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Rock'n'roller mingles
with rich and famous

By Chris Cresswell


Ritchie Gee shares a moment with
Britt Ekland (c)

PROMOTER Ritchie Gee reaffirmed his status as Britain's number one rock'n'roller by being chosen to drive Elvis Presley's songwriters to a film premiere.

Ritchie, who lives in Southgate and runs the monthly Tennessee Rock'n'Roll Club at Trent Park Golf Club, chauffeured Jerry Leiber and Mike Stoller to the National Film Theatre last Thursday for the premiere of a movie about the duo's lives. Lieber and Stoller, both now 68 wrote such legen-dary tracks for the King as Hound Dog, and Don't Be Cruel as well as the score

Jerry Leiber (left) and Mike Stoller (right) with Ritchie.

for Elvis feature films Love Me Tender and Jailhouse Rock.

The pair also penned Searchin', Yakety Yak and Charlie Brown for the Coasters in the 1950s and later wrote hits for the Drifters including Save the Last Dance For Me, On Broadway and Up On the Roof.

Ritchie drove the pair to the film theatre in his gleaming white and blue 19ft-long Lincoln Continental - the only one of its kind m the country and was greeted by hordes of rock 'n' roll fans and the paparazzi.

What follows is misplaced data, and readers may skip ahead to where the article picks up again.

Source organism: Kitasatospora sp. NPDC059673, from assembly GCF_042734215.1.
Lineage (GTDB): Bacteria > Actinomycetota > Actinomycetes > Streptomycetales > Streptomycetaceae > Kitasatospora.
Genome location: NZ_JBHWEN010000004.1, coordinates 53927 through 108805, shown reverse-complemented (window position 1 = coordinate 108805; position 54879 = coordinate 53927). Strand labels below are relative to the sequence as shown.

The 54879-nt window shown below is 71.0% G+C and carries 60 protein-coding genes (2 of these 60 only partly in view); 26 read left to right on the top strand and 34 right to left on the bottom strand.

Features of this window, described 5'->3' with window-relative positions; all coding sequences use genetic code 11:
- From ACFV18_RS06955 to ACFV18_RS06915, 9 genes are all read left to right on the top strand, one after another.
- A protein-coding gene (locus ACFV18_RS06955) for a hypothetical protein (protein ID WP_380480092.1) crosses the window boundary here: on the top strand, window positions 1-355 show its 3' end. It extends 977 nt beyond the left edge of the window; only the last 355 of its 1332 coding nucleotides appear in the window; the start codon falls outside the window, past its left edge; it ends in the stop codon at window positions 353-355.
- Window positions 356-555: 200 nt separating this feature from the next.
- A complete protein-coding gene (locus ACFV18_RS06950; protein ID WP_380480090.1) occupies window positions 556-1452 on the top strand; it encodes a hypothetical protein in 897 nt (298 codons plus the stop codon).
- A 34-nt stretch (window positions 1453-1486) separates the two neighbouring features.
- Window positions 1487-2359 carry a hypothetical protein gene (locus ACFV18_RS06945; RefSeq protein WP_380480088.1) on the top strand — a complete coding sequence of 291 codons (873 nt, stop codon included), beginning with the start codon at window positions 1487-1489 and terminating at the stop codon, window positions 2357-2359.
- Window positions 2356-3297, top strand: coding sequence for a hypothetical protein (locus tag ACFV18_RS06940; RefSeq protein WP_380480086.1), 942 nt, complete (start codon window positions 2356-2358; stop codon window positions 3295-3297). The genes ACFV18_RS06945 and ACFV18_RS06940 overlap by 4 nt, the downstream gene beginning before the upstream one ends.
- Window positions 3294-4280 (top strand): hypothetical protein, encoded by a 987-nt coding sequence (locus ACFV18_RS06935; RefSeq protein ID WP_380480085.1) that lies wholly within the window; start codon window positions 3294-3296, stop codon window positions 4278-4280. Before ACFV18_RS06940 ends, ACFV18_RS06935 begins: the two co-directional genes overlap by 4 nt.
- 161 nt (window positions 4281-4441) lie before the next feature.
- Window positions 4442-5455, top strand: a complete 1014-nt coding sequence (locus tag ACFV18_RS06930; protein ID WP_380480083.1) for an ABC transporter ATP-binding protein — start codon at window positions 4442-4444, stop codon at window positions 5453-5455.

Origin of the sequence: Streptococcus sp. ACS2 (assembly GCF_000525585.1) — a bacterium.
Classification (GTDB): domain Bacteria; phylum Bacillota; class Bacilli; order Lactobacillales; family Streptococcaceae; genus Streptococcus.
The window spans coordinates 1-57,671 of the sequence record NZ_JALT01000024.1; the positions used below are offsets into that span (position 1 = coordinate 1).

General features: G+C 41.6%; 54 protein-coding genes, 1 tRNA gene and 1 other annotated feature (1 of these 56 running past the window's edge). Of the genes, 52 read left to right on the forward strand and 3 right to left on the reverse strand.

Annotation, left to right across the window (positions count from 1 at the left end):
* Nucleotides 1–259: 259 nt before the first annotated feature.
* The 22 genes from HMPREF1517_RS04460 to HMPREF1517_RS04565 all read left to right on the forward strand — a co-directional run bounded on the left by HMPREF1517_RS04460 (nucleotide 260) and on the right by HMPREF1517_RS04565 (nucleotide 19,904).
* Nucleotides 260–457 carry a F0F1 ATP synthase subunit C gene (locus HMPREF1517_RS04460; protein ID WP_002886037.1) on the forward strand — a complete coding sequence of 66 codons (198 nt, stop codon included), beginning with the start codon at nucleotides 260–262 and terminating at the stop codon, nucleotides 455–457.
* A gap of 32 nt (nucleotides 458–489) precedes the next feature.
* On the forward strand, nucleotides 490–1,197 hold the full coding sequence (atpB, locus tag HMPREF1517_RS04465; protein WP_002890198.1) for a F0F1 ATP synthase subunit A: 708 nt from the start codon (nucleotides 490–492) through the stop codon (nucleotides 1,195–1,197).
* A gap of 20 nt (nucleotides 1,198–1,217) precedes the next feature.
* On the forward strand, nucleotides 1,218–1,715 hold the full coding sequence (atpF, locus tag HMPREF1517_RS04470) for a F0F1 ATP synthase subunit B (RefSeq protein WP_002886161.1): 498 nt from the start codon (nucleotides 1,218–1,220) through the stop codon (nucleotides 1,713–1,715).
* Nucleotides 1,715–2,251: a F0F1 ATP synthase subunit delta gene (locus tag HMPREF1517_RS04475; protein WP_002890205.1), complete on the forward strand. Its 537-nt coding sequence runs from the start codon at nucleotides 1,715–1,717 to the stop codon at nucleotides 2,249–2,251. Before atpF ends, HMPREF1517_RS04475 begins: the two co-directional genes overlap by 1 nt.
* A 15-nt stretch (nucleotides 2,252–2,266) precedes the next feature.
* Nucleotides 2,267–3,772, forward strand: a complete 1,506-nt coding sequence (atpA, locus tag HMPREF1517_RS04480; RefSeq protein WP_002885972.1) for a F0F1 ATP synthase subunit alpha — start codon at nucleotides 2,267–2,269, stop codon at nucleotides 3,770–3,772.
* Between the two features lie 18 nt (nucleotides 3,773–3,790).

"There was all these cameras going off and I have never experienced anything like it," Ritchie said.

"People must have thought I was them when I went to open the door.

"Mike Stoller even asked me where I got the car from because you don't even get them in the States."
The Lincoln is a rare edition, designed by international yacht designer Bill Blass in 1979, and only 3,900 were ever manufactured.
Ritchie became an idol to Elvis fans last year when, on a similar jaunt with Sam Phillips, the man who discover-ed Elvis, he narrowly avoided a collision ith a double decker bus. At the star-studded theatre premiere, Ritchie had in encounter with actress Britt Ekland.

"Britt came up to me and said 'that's a nice quiff you've got' and then said I had a really sharp suit on," he beamed.

Ritchie was proudly airing his 500 tailored whistle, which he describes as his 'Raindrop' design.

With the likes of Britt Ekland, Helen Mirren and Susan George adding a touch of glamour to proceedings, Ritchie believes that the rock'n'roll movement is on the verge of a major resurgence.

"I really do think it's becoming fashionable again," he said.

His view is reinforced by the line-up for a recent Lieber and Stoller tribute gig at the Hammersmith Apollo featuring Meatloaf, Bob Geldof, Leo Sayer, Jimmy Tarbuck and Brian Conley.

And TV's Never Mind the Buzzcocks' host Mark Lamarr, dubbed the 50s throwback, has also been known to attend the Tennessee Rock'n'Roll Club.